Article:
When purchasing any insurance policy, it is important that you keep in mind the primary reason for obtaining coverage. For the vast majority of people, the primary purpose of insurance is to cover large, catastrophic losses, not to reimburse you for every minor loss you incur. With that in mind, you should generally choose the highest deductible you can afford to pay in the event of a claim in order to minimize your premium. This, however, is only a starting point for selecting a deductible. You also want to maximize your value for money, and sometimes the best value policy may have a deductible that is much lower than the maximum you could afford.
The reason for this is that the relationship between deductibles and premiums is not linear. Initially, each increase in a deductible will result in a large reduction in premium. But as you increase the deductible even further, the savings in premium get less and less. For example, assume you choose a deductible of $250 and your premium is $1,000. If you increase your deductible to $500, your premium might drop to $800. If you double your deductible to $1,000 and your premium might only drop to $700. Increase your deductible to $1,500 and you might only save another $25, paying $675 for coverage.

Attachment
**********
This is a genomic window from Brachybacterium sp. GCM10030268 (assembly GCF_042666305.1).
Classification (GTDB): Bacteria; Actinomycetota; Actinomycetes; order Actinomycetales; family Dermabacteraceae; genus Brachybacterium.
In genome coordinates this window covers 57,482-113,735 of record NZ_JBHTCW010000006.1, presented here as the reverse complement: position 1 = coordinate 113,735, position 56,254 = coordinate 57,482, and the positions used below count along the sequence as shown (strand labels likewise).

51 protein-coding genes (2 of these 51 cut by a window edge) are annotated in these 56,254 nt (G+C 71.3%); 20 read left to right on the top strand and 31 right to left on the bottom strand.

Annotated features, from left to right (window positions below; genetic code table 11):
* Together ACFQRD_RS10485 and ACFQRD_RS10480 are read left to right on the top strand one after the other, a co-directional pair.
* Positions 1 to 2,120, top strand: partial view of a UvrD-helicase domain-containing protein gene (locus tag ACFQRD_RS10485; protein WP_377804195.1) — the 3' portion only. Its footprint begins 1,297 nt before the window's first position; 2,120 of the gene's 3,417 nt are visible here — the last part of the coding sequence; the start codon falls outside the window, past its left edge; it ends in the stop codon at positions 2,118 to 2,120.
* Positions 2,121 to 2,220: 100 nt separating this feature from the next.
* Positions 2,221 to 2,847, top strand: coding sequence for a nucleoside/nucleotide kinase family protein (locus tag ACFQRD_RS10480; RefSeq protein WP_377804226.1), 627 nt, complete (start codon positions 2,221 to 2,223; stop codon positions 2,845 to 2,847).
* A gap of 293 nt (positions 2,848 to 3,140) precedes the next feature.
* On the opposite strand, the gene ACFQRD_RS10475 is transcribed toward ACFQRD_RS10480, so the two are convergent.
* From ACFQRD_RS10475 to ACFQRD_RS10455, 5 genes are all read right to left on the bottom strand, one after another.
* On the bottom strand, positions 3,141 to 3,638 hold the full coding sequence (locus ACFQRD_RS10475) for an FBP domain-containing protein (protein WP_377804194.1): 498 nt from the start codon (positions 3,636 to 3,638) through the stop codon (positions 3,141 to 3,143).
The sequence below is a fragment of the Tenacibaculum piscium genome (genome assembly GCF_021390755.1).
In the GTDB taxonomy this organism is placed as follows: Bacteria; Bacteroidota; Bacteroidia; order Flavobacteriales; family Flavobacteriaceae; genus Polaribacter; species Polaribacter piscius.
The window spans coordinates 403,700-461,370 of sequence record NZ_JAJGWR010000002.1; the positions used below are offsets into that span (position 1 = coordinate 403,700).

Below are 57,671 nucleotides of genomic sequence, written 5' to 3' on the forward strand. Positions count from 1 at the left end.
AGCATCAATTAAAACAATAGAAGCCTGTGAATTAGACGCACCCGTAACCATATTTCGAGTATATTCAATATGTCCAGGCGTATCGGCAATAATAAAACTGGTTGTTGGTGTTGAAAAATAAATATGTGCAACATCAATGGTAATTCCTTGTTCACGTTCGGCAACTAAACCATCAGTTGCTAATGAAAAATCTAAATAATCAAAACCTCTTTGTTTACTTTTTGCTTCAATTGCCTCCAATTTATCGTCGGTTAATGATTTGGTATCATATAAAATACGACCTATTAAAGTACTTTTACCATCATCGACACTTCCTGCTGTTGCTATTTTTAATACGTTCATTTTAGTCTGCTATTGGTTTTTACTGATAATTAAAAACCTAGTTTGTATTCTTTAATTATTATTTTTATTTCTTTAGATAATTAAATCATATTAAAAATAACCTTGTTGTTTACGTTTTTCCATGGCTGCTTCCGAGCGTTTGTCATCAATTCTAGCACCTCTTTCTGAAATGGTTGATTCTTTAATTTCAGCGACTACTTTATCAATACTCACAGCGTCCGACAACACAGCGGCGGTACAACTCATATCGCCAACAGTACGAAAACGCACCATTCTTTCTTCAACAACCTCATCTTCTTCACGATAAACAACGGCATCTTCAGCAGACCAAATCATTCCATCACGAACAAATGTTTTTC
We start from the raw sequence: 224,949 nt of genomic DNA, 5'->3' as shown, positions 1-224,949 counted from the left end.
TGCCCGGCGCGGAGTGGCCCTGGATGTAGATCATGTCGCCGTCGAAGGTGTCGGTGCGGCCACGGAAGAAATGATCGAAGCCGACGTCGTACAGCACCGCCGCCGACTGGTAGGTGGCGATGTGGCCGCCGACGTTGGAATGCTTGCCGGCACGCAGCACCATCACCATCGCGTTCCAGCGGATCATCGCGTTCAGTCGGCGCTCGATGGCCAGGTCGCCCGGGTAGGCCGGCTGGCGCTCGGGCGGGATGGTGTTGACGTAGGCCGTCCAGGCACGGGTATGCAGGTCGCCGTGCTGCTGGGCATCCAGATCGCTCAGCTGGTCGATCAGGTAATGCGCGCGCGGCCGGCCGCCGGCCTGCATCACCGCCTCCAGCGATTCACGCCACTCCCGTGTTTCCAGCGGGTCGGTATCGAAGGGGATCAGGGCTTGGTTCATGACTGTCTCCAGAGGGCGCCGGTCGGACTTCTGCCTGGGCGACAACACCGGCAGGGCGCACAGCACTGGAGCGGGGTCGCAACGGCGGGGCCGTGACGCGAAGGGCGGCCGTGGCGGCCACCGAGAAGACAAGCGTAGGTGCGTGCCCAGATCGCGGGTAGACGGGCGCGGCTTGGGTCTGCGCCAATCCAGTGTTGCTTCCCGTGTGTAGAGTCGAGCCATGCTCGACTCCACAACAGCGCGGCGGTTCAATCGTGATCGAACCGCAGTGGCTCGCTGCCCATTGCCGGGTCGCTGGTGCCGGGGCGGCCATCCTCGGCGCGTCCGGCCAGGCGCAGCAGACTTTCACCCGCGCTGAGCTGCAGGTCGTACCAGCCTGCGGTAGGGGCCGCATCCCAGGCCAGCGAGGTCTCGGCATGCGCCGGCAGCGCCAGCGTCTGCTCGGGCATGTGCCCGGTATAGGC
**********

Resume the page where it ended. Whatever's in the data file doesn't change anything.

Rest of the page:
In the situation above, even if you could afford to cover a deductible of $2,000, choosing this level of deductible is not the most optimal option. Look at it this way:
Premium of $675 – Buys coverage with a $1,500 deductible.
Premium of $700 – By paying an additional $25, you lower your deductible to $1,000. You would only need to make one claim in 20 years to recover the additional premium ($500 extra coverage divided by $25 extra premium per year = 20 years).
Premium of $800 – By paying a further $100, you lower your deductible to $500. At this premium level, you would need to make one claim every 5 years to recoup your additional premium ($500 extra coverage divided by $100 extra premium per year = 5 years).